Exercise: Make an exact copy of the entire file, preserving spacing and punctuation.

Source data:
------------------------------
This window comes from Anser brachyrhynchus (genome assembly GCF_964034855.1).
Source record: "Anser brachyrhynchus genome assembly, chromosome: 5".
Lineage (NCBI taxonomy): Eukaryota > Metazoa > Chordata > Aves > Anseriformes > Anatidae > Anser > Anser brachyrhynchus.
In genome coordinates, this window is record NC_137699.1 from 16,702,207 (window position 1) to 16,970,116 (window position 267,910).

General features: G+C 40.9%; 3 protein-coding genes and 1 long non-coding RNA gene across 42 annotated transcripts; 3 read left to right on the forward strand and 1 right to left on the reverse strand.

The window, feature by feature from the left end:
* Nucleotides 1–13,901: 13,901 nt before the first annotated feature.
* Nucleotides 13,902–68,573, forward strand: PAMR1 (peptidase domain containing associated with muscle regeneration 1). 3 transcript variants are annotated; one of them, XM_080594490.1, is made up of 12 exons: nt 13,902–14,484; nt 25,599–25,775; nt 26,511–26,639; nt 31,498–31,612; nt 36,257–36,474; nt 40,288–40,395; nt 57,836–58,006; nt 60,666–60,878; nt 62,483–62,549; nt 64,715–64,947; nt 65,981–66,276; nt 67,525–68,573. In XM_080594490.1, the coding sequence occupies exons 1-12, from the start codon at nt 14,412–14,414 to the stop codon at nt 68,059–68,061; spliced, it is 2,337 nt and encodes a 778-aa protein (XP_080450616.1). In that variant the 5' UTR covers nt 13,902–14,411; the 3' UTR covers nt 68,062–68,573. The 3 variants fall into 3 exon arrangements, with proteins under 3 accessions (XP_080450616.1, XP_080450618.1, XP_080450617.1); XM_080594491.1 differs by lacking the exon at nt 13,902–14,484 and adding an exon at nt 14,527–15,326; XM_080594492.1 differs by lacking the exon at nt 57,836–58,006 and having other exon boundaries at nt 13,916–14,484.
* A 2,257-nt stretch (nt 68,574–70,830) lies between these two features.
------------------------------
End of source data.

This window comes from Anser brachyrhynchus (genome assembly GCF_964034855.1).
Source record: "Anser brachyrhynchus genome assembly, chromosome: 5".
Lineage (NCBI taxonomy): Eukaryota > Metazoa > Chordata > Aves > Anseriformes > Anatidae > Anser > Anser brachyrhynchus.
In genome coordinates, this window is record NC_137699.1 from 16,702,207 (window position 1) to 16,970,116 (window position 267,910).

General features: G+C 40.9%; 3 protein-coding genes and 1 long non-coding RNA gene across 42 annotated transcripts; 3 read left to right on the forward strand and 1 right to left on the reverse strand.

The window, feature by feature from the left end:
* Nucleotides 1–13,901: 13,901 nt before the first annotated feature.
* Nucleotides 13,902–68,573, forward strand: PAMR1 (peptidase domain containing associated with muscle regeneration 1). 3 transcript variants are annotated; one of them, XM_080594490.1, is made up of 12 exons: nt 13,902–14,484; nt 25,599–25,775; nt 26,511–26,639; nt 31,498–31,612; nt 36,257–36,474; nt 40,288–40,395; nt 57,836–58,006; nt 60,666–60,878; nt 62,483–62,549; nt 64,715–64,947; nt 65,981–66,276; nt 67,525–68,573. In XM_080594490.1, the coding sequence occupies exons 1-12, from the start codon at nt 14,412–14,414 to the stop codon at nt 68,059–68,061; spliced, it is 2,337 nt and encodes a 778-aa protein (XP_080450616.1). In that variant the 5' UTR covers nt 13,902–14,411; the 3' UTR covers nt 68,062–68,573. The 3 variants fall into 3 exon arrangements, with proteins under 3 accessions (XP_080450616.1, XP_080450618.1, XP_080450617.1); XM_080594491.1 differs by lacking the exon at nt 13,902–14,484 and adding an exon at nt 14,527–15,326; XM_080594492.1 differs by lacking the exon at nt 57,836–58,006 and having other exon boundaries at nt 13,916–14,484.
* A 2,257-nt stretch (nt 68,574–70,830) lies between these two features.